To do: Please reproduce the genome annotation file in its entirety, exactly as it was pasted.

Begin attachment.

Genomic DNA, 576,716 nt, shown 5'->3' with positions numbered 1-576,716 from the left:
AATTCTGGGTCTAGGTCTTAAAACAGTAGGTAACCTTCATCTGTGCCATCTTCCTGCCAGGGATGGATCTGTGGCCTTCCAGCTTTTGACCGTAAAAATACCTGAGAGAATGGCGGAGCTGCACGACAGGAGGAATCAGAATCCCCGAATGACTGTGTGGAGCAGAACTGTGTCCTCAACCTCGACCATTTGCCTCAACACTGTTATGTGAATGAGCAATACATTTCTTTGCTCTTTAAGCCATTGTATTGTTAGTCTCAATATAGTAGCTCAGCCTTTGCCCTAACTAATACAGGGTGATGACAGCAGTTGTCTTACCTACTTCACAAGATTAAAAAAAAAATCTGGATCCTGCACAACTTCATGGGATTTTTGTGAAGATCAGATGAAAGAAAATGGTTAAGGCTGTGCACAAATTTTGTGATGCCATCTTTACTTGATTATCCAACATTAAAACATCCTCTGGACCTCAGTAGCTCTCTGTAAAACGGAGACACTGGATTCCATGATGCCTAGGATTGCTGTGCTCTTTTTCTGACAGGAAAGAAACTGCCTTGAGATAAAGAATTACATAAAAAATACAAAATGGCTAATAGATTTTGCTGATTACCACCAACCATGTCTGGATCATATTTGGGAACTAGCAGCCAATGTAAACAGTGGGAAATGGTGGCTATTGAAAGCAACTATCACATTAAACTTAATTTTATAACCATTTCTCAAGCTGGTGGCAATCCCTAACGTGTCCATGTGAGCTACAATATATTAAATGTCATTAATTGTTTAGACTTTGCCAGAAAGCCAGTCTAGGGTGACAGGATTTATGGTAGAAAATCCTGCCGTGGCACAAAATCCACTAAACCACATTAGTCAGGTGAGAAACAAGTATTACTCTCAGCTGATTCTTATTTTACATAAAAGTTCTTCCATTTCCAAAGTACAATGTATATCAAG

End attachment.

Genomic DNA, 576,716 nt, shown 5'->3' with positions numbered 1-576,716 from the left:
AATTCTGGGTCTAGGTCTTAAAACAGTAGGTAACCTTCATCTGTGCCATCTTCCTGCCAGGGATGGATCTGTGGCCTTCCAGCTTTTGACCGTAAAAATACCTGAGAGAATGGCGGAGCTGCACGACAGGAGGAATCAGAATCCCCGAATGACTGTGTGGAGCAGAACTGTGTCCTCAACCTCGACCATTTGCCTCAACACTGTTATGTGAATGAGCAATACATTTCTTTGCTCTTTAAGCCATTGTATTGTTAGTCTCAATATAGTAGCTCAGCCTTTGCCCTAACTAATACAGGGTGATGACAGCAGTTGTCTTACCTACTTCACAAGATTAAAAAAAAAATCTGGATCCTGCACAACTTCATGGGATTTTTGTGAAGATCAGATGAAAGAAAATGGTTAAGGCTGTGCACAAATTTTGTGATGCCATCTTTACTTGATTATCCAACATTAAAACATCCTCTGGACCTCAGTAGCTCTCTGTAAAACGGAGACACTGGATTCCATGATGCCTAGGATTGCTGTGCTCTTTTTCTGACAGGAAAGAAACTGCCTTGAGATAAAGAATTACATAAAAAATACAAAATGGCTAATAGATTTTGCTGATTACCACCAACCATGTCTGGATCATATTTGGGAACTAGCAGCCAATGTAAACAGTGGGAAATGGTGGCTATTGAAAGCAACTATCACATTAAACTTAATTTTATAACCATTTCTCAAGCTGGTGGCAATCCCTAACGTGTCCATGTGAGCTACAATATATTAAATGTCATTAATTGTTTAGACTTTGCCAGAAAGCCAGTCTAGGGTGACAGGATTTATGGTAGAAAATCCTGCCGTGGCACAAAATCCACTAAACCACATTAGTCAGGTGAGAAACAAGTATTACTCTCAGCTGATTCTTATTTTACATAAAAGTTCTTCCATTTCCAAAGTACAATGTATATCAAG